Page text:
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What is the cheapest way to study abroad?

prostudentprostudent Posts: 38- Junior Member
edited August 2007 in Study Abroad
I'm interested in basically anywhere in Europe, but especially French speaking countries...

what's the cheapest (but still safe) way to study abroad?
Post edited by prostudent on

Replies to: What is the cheapest way to study abroad?

  • princessbellprincessbell Posts: 2,079Registered User Senior Member
    Ask around your family and friends about anyone they know who lives abroad. Have them call first to see if the person might be interested in hosting a student. Give them a call or write a letter buttering them up- I mean, explaining how you'd love to study abroad but you can't afford all those crazy program fees. Live with them, and study at the local branch of the country's university. The fees should be much cheaper without the middleman. Go during the off-season to get cheap plane tickets.
  • hsmomstefhsmomstef Posts: 3,579Registered User Senior Member
    prostudent -- are you interested in studying abroad during the summer or during the school year? there are many programs available, including programs that offer financial aid. Consider AFA (awards for excellence scholarship) or SYA (I believe Andover is part of the cooperative) for school year study abroad.

    Oxbridge has a summer program in france and they do have a few scholarships if you have need and are a top student.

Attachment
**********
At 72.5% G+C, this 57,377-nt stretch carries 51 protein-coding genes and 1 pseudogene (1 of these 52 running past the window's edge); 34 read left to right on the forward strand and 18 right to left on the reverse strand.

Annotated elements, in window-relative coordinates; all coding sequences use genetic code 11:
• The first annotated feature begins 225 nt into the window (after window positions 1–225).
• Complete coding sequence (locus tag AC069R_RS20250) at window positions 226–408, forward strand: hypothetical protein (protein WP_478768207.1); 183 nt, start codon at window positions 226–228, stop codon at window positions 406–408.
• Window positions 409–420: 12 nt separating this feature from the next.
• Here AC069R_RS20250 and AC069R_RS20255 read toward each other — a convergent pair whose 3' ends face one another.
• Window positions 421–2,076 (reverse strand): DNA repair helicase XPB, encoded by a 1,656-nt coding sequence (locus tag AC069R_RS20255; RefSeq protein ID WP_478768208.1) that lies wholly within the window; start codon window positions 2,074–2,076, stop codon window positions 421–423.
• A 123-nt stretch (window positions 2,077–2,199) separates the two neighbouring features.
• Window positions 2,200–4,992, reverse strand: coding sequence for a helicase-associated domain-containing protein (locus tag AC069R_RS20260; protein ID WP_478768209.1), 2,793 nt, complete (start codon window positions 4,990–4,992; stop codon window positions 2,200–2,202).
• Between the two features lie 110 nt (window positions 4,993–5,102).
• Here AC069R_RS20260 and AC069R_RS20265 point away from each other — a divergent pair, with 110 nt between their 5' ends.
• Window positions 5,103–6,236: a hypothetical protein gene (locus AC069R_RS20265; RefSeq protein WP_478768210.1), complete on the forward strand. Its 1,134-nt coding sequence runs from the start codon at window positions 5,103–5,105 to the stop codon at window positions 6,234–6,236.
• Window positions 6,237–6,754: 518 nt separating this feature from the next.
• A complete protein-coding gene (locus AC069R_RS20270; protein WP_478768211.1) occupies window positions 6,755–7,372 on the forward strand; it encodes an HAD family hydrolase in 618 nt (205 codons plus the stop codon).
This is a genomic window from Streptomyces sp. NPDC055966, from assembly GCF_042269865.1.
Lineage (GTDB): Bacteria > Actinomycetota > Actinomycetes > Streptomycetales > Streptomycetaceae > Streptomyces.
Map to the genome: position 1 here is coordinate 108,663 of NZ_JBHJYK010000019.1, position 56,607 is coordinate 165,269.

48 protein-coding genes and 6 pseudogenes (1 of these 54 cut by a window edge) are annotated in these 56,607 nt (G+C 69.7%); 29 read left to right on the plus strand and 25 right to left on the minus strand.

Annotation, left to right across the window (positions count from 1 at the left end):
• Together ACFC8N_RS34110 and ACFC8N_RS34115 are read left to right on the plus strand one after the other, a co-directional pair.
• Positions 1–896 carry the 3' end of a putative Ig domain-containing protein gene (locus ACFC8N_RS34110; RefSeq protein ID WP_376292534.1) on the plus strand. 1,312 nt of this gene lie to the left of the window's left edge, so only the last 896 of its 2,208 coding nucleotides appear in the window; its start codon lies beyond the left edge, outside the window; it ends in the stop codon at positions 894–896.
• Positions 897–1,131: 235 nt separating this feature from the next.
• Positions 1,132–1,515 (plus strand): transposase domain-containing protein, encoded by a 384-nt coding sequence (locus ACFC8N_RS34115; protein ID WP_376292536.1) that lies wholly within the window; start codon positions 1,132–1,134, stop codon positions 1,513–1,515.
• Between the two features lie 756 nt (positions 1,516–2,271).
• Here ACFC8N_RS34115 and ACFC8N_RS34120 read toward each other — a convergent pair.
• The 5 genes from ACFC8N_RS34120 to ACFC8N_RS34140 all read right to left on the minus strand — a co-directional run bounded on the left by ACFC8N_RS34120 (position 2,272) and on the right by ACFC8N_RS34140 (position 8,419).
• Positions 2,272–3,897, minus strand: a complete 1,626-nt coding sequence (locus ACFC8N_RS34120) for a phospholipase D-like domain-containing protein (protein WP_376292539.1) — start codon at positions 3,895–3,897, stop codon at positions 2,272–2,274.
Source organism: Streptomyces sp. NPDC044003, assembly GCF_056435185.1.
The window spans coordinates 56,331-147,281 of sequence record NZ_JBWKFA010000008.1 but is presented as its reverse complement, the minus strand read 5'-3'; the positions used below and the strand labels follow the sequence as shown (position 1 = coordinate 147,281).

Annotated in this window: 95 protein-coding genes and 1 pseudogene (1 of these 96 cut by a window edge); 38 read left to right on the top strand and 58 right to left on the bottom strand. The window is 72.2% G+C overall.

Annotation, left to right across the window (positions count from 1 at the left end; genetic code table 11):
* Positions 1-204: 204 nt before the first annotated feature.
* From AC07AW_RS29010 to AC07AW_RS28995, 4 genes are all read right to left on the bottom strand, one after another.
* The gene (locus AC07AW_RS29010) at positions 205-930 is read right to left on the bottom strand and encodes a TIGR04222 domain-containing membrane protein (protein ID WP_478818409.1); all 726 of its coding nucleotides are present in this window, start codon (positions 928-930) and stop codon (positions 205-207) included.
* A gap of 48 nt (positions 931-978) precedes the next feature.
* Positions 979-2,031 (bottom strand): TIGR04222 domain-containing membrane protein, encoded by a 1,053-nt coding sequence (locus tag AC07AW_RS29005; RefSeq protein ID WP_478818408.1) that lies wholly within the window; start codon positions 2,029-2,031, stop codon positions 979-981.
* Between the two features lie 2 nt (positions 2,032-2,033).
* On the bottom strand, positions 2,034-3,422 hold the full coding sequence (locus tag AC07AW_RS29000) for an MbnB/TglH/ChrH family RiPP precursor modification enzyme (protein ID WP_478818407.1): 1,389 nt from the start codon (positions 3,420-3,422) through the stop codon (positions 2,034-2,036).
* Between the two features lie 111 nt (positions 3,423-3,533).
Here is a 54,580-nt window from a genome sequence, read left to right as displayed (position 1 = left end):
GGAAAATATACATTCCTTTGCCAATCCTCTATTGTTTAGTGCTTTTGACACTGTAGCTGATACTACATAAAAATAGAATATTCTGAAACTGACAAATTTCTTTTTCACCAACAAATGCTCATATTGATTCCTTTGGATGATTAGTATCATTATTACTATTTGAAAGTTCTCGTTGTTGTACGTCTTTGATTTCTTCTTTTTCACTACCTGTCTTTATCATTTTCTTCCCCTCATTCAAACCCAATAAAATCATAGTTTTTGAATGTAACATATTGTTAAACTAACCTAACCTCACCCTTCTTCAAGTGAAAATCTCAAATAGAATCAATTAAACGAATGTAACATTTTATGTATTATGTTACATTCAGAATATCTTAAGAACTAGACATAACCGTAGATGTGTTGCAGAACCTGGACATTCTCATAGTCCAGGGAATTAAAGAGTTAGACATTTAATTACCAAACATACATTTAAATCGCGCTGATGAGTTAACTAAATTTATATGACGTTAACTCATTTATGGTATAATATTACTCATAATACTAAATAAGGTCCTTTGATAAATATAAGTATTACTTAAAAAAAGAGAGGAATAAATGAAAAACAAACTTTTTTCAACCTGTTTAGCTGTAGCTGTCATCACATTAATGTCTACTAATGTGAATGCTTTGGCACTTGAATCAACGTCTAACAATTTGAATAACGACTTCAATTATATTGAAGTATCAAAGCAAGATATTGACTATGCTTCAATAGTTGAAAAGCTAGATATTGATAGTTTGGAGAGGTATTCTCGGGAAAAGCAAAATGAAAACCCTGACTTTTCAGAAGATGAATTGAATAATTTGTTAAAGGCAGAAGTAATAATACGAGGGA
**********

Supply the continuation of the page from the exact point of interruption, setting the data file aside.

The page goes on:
start googling "french study abroad high school" and see who offers FA -- it takes some research, but there are programs out there.

    the absolute cheapest way to study abroad is to buy a cheap plane ticket and travel on your own or with a companion and stay in youth hostels. my son has done a bit of this -- but you not only have to have the money to do it (it might be cheaper, but it isn't free) and you have to have parents who are willing to let you go.
  • intladvisorintladvisor Posts: 10Registered User New Member
    Fortunately, there are a huge number of options for studying abroad cheaply in French-speaking countries. To keep this brief, I’ll mention just a few factors that will help keep your costs down.

    You might also look at the posting on 07-14-2007, 10:27 PM from “snowball” called,
    “Another Study Abroad-Spain”

    1. Program cost. Compare prices of programs, and be sure you look at what is included. As an example, for Strasbourg prices can range from $5300 to $21,000 for a semester program. In Paris, there are some that show costs of less than $2000, but that only includes tuition and fees, and does NOT include housing, airfare, meals, local transportation, insurance, cultural excursions, etc. More realistic for a reasonably-priced program in Paris would be about $11,000 for all expenses like Accent, ISA, Coast Community College and others.